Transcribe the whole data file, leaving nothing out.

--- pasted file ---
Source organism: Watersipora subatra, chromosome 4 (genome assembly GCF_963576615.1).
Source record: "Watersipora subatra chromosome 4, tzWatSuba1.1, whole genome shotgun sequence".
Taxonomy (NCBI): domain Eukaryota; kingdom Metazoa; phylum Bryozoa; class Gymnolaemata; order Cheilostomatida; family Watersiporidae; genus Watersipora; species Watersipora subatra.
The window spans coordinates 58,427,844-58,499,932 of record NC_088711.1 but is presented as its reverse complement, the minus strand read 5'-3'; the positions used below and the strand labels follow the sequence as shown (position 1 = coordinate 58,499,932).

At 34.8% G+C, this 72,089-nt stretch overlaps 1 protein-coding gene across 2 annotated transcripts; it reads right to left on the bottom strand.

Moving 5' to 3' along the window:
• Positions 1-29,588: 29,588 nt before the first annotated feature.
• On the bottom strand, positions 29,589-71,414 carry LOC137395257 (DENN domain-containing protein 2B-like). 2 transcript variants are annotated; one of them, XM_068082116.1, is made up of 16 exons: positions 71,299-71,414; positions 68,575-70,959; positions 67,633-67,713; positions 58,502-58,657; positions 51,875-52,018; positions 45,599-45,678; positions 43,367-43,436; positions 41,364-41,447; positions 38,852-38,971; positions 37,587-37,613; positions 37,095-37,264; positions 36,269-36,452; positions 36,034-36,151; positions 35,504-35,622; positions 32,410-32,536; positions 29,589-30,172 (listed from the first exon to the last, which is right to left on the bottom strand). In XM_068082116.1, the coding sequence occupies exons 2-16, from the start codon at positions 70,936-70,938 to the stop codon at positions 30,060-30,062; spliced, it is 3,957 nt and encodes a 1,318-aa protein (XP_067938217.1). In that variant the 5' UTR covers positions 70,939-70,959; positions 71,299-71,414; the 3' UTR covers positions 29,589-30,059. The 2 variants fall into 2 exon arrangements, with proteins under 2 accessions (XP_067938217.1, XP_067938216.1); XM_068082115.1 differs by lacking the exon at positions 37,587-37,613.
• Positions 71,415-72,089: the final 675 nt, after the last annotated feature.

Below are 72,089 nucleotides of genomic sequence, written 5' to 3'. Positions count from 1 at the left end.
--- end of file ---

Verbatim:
Source organism: Watersipora subatra, chromosome 4 (genome assembly GCF_963576615.1).
Source record: "Watersipora subatra chromosome 4, tzWatSuba1.1, whole genome shotgun sequence".
Taxonomy (NCBI): domain Eukaryota; kingdom Metazoa; phylum Bryozoa; class Gymnolaemata; order Cheilostomatida; family Watersiporidae; genus Watersipora; species Watersipora subatra.
The window spans coordinates 58,427,844-58,499,932 of record NC_088711.1 but is presented as its reverse complement, the minus strand read 5'-3'; the positions used below and the strand labels follow the sequence as shown (position 1 = coordinate 58,499,932).

At 34.8% G+C, this 72,089-nt stretch overlaps 1 protein-coding gene across 2 annotated transcripts; it reads right to left on the bottom strand.

Moving 5' to 3' along the window:
• Positions 1-29,588: 29,588 nt before the first annotated feature.
• On the bottom strand, positions 29,589-71,414 carry LOC137395257 (DENN domain-containing protein 2B-like). 2 transcript variants are annotated; one of them, XM_068082116.1, is made up of 16 exons: positions 71,299-71,414; positions 68,575-70,959; positions 67,633-67,713; positions 58,502-58,657; positions 51,875-52,018; positions 45,599-45,678; positions 43,367-43,436; positions 41,364-41,447; positions 38,852-38,971; positions 37,587-37,613; positions 37,095-37,264; positions 36,269-36,452; positions 36,034-36,151; positions 35,504-35,622; positions 32,410-32,536; positions 29,589-30,172 (listed from the first exon to the last, which is right to left on the bottom strand). In XM_068082116.1, the coding sequence occupies exons 2-16, from the start codon at positions 70,936-70,938 to the stop codon at positions 30,060-30,062; spliced, it is 3,957 nt and encodes a 1,318-aa protein (XP_067938217.1). In that variant the 5' UTR covers positions 70,939-70,959; positions 71,299-71,414; the 3' UTR covers positions 29,589-30,059. The 2 variants fall into 2 exon arrangements, with proteins under 2 accessions (XP_067938217.1, XP_067938216.1); XM_068082115.1 differs by lacking the exon at positions 37,587-37,613.
• Positions 71,415-72,089: the final 675 nt, after the last annotated feature.

Below are 72,089 nucleotides of genomic sequence, written 5' to 3'. Positions count from 1 at the left end.